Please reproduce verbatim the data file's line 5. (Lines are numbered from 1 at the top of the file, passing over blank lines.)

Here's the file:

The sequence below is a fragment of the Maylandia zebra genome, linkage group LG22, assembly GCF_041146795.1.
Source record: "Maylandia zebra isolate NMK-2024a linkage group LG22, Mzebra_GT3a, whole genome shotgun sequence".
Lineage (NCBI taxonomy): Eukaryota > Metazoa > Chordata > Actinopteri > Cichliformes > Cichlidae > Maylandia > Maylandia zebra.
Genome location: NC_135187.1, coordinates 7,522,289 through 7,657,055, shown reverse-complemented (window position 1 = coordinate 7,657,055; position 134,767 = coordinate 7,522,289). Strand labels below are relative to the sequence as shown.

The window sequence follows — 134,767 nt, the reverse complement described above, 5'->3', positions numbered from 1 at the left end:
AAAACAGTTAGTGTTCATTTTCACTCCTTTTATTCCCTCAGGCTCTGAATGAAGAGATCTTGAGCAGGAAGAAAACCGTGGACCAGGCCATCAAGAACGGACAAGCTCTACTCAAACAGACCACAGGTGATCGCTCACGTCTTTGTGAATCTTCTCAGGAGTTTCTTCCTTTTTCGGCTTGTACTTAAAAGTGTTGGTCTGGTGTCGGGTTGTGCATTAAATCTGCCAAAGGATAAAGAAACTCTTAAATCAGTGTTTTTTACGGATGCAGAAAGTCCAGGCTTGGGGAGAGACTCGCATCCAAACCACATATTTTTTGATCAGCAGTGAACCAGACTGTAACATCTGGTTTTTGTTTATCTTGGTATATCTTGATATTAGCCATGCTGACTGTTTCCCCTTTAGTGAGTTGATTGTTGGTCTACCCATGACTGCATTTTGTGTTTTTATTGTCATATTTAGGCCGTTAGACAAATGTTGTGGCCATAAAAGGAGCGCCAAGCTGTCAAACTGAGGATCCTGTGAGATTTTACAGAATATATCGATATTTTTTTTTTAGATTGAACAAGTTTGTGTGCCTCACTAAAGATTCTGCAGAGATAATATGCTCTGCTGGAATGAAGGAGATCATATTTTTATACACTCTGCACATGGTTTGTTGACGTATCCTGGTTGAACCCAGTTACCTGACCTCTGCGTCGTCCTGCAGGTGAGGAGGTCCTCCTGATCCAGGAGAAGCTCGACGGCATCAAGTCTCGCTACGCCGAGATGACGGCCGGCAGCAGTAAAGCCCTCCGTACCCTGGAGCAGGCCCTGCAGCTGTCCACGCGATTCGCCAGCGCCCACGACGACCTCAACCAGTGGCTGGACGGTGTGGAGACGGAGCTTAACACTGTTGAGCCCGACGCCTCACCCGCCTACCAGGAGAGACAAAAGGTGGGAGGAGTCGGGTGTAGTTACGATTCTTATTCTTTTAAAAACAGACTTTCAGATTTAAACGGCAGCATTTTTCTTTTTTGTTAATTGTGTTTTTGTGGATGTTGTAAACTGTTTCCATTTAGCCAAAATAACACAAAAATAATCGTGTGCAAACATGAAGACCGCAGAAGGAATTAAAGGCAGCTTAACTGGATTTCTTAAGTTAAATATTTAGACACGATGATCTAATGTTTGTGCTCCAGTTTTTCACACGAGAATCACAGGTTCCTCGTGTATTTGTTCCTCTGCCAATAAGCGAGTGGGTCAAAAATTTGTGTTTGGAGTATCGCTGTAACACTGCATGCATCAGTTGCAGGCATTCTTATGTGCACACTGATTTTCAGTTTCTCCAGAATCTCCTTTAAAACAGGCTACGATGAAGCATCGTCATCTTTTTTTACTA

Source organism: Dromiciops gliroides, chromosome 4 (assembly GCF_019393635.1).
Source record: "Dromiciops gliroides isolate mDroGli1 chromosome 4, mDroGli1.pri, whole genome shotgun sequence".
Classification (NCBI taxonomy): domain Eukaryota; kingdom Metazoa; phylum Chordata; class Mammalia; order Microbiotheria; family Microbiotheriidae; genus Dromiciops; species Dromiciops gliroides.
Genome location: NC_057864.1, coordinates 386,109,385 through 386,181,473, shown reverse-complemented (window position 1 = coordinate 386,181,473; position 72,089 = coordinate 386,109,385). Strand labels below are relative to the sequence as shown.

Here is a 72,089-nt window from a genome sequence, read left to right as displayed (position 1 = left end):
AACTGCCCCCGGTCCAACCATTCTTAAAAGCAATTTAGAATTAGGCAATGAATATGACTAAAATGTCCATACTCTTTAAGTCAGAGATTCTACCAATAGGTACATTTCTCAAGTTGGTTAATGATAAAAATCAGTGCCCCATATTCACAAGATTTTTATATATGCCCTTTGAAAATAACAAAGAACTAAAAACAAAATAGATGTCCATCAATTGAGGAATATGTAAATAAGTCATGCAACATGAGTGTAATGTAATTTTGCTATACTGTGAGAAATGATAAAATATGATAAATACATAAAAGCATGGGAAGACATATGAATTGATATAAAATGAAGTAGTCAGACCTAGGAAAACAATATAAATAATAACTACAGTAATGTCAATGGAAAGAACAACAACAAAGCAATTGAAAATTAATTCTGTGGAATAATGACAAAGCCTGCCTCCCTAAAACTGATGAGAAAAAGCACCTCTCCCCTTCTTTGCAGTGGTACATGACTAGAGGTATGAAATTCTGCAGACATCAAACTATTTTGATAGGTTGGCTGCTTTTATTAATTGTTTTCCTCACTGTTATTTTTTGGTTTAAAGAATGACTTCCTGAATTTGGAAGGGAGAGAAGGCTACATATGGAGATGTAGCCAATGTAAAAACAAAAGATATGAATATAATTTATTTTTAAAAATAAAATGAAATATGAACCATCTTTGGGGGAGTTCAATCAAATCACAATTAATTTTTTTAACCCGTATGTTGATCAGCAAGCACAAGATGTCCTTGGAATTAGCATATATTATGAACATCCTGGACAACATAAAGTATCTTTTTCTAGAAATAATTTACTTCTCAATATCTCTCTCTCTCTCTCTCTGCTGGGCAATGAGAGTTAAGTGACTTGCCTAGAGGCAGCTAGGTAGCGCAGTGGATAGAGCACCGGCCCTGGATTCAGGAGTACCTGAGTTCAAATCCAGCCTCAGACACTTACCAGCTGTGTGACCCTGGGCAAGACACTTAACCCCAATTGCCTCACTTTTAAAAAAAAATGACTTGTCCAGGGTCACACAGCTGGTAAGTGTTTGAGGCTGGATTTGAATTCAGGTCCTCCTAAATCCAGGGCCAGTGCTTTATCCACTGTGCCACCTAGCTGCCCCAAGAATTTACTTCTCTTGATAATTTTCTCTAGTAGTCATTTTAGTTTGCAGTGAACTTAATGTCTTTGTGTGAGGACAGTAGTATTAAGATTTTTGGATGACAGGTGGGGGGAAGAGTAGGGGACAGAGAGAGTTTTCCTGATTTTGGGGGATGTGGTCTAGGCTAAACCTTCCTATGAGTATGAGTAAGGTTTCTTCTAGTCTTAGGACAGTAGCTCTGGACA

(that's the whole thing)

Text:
The window sequence follows — 134,767 nt, the reverse complement described above, 5'->3', positions numbered from 1 at the left end: